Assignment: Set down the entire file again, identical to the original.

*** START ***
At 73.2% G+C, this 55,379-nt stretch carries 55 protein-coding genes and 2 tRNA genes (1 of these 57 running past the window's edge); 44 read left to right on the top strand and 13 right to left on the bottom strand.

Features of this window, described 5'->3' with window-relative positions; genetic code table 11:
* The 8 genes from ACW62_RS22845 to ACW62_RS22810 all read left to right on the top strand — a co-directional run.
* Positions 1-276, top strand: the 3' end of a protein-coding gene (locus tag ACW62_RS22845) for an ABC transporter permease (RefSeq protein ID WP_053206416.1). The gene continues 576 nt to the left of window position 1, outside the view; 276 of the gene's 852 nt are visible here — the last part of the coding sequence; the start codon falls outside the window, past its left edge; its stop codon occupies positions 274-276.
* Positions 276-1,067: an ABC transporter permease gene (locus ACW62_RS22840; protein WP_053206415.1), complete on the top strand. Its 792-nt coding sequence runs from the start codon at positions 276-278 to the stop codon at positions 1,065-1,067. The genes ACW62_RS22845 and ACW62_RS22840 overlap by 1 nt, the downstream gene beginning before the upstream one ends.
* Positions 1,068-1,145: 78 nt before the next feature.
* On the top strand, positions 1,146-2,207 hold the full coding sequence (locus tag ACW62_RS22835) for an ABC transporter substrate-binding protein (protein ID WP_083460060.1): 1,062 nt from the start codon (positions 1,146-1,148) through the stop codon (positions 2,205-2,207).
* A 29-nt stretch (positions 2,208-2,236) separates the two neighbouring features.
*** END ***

At 73.2% G+C, this 55,379-nt stretch carries 55 protein-coding genes and 2 tRNA genes (1 of these 57 running past the window's edge); 44 read left to right on the top strand and 13 right to left on the bottom strand.

Features of this window, described 5'->3' with window-relative positions; genetic code table 11:
* The 8 genes from ACW62_RS22845 to ACW62_RS22810 all read left to right on the top strand — a co-directional run.
* Positions 1-276, top strand: the 3' end of a protein-coding gene (locus tag ACW62_RS22845) for an ABC transporter permease (RefSeq protein ID WP_053206416.1). The gene continues 576 nt to the left of window position 1, outside the view; 276 of the gene's 852 nt are visible here — the last part of the coding sequence; the start codon falls outside the window, past its left edge; its stop codon occupies positions 274-276.
* Positions 276-1,067: an ABC transporter permease gene (locus ACW62_RS22840; protein WP_053206415.1), complete on the top strand. Its 792-nt coding sequence runs from the start codon at positions 276-278 to the stop codon at positions 1,065-1,067. The genes ACW62_RS22845 and ACW62_RS22840 overlap by 1 nt, the downstream gene beginning before the upstream one ends.
* Positions 1,068-1,145: 78 nt before the next feature.
* On the top strand, positions 1,146-2,207 hold the full coding sequence (locus tag ACW62_RS22835) for an ABC transporter substrate-binding protein (protein ID WP_083460060.1): 1,062 nt from the start codon (positions 1,146-1,148) through the stop codon (positions 2,205-2,207).
* A 29-nt stretch (positions 2,208-2,236) separates the two neighbouring features.